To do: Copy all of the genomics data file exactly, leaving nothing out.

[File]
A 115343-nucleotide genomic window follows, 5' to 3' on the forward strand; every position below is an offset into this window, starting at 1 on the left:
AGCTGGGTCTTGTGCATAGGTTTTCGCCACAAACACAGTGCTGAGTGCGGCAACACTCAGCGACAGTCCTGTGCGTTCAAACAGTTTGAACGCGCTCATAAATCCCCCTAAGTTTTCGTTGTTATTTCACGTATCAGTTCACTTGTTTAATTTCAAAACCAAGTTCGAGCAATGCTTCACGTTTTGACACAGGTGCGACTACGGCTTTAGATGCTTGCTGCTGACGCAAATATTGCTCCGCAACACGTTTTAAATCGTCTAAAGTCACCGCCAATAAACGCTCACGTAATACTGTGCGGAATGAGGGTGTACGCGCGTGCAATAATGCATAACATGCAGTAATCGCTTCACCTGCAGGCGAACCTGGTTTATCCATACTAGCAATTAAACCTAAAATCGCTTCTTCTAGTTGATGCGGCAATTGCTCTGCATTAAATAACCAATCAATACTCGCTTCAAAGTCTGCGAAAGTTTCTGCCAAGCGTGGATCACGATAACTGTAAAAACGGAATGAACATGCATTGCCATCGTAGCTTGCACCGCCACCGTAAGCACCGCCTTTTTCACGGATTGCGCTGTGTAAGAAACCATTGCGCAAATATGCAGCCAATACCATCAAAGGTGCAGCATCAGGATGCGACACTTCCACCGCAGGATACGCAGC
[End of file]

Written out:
A 115343-nucleotide genomic window follows, 5' to 3' on the forward strand; every position below is an offset into this window, starting at 1 on the left:
AGCTGGGTCTTGTGCATAGGTTTTCGCCACAAACACAGTGCTGAGTGCGGCAACACTCAGCGACAGTCCTGTGCGTTCAAACAGTTTGAACGCGCTCATAAATCCCCCTAAGTTTTCGTTGTTATTTCACGTATCAGTTCACTTGTTTAATTTCAAAACCAAGTTCGAGCAATGCTTCACGTTTTGACACAGGTGCGACTACGGCTTTAGATGCTTGCTGCTGACGCAAATATTGCTCCGCAACACGTTTTAAATCGTCTAAAGTCACCGCCAATAAACGCTCACGTAATACTGTGCGGAATGAGGGTGTACGCGCGTGCAATAATGCATAACATGCAGTAATCGCTTCACCTGCAGGCGAACCTGGTTTATCCATACTAGCAATTAAACCTAAAATCGCTTCTTCTAGTTGATGCGGCAATTGCTCTGCATTAAATAACCAATCAATACTCGCTTCAAAGTCTGCGAAAGTTTCTGCCAAGCGTGGATCACGATAACTGTAAAAACGGAATGAACATGCATTGCCATCGTAGCTTGCACCGCCACCGTAAGCACCGCCTTTTTCACGGATTGCGCTGTGTAAGAAACCATTGCGCAAATATGCAGCCAATACCATCAAAGGTGCAGCATCAGGATGCGACACTTCCACCGCAGGATACGCAGC